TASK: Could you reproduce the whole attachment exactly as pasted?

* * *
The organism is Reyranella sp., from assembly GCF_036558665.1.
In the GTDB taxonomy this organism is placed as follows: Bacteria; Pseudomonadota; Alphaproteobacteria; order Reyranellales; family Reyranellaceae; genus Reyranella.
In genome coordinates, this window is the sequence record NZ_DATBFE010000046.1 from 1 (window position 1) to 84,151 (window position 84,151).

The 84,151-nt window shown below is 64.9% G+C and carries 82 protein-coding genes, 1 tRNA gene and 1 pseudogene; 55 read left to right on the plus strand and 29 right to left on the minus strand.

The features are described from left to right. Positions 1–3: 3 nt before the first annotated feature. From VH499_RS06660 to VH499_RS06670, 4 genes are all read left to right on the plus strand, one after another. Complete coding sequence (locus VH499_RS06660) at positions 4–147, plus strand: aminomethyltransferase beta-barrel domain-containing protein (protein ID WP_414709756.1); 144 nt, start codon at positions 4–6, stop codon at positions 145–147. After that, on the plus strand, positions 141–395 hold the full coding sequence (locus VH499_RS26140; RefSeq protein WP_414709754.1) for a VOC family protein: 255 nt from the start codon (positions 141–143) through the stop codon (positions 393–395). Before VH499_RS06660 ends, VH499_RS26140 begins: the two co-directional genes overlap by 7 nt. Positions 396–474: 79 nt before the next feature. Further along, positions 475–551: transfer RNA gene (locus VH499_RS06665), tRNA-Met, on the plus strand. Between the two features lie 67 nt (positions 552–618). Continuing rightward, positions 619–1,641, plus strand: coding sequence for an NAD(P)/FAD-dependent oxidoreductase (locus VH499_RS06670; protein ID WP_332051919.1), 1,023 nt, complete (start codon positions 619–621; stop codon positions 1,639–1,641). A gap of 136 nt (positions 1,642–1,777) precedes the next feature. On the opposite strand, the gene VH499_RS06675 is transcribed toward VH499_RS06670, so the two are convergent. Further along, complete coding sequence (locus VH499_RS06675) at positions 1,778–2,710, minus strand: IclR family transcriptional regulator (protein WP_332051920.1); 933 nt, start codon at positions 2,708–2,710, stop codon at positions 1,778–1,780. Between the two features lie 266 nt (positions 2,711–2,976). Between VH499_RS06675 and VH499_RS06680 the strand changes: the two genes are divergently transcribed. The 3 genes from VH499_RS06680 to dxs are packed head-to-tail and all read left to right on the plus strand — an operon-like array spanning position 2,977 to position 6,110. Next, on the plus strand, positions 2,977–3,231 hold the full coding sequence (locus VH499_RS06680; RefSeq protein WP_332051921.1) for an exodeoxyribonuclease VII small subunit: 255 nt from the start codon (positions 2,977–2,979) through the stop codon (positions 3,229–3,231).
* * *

The organism is Reyranella sp., from assembly GCF_036558665.1.
In the GTDB taxonomy this organism is placed as follows: Bacteria; Pseudomonadota; Alphaproteobacteria; order Reyranellales; family Reyranellaceae; genus Reyranella.
In genome coordinates, this window is the sequence record NZ_DATBFE010000046.1 from 1 (window position 1) to 84,151 (window position 84,151).

The 84,151-nt window shown below is 64.9% G+C and carries 82 protein-coding genes, 1 tRNA gene and 1 pseudogene; 55 read left to right on the plus strand and 29 right to left on the minus strand.

The features are described from left to right. Positions 1–3: 3 nt before the first annotated feature. From VH499_RS06660 to VH499_RS06670, 4 genes are all read left to right on the plus strand, one after another. Complete coding sequence (locus VH499_RS06660) at positions 4–147, plus strand: aminomethyltransferase beta-barrel domain-containing protein (protein ID WP_414709756.1); 144 nt, start codon at positions 4–6, stop codon at positions 145–147. After that, on the plus strand, positions 141–395 hold the full coding sequence (locus VH499_RS26140; RefSeq protein WP_414709754.1) for a VOC family protein: 255 nt from the start codon (positions 141–143) through the stop codon (positions 393–395). Before VH499_RS06660 ends, VH499_RS26140 begins: the two co-directional genes overlap by 7 nt. Positions 396–474: 79 nt before the next feature. Further along, positions 475–551: transfer RNA gene (locus VH499_RS06665), tRNA-Met, on the plus strand. Between the two features lie 67 nt (positions 552–618). Continuing rightward, positions 619–1,641, plus strand: coding sequence for an NAD(P)/FAD-dependent oxidoreductase (locus VH499_RS06670; protein ID WP_332051919.1), 1,023 nt, complete (start codon positions 619–621; stop codon positions 1,639–1,641). A gap of 136 nt (positions 1,642–1,777) precedes the next feature. On the opposite strand, the gene VH499_RS06675 is transcribed toward VH499_RS06670, so the two are convergent. Further along, complete coding sequence (locus VH499_RS06675) at positions 1,778–2,710, minus strand: IclR family transcriptional regulator (protein WP_332051920.1); 933 nt, start codon at positions 2,708–2,710, stop codon at positions 1,778–1,780. Between the two features lie 266 nt (positions 2,711–2,976). Between VH499_RS06675 and VH499_RS06680 the strand changes: the two genes are divergently transcribed. The 3 genes from VH499_RS06680 to dxs are packed head-to-tail and all read left to right on the plus strand — an operon-like array spanning position 2,977 to position 6,110. Next, on the plus strand, positions 2,977–3,231 hold the full coding sequence (locus VH499_RS06680; RefSeq protein WP_332051921.1) for an exodeoxyribonuclease VII small subunit: 255 nt from the start codon (positions 2,977–2,979) through the stop codon (positions 3,229–3,231).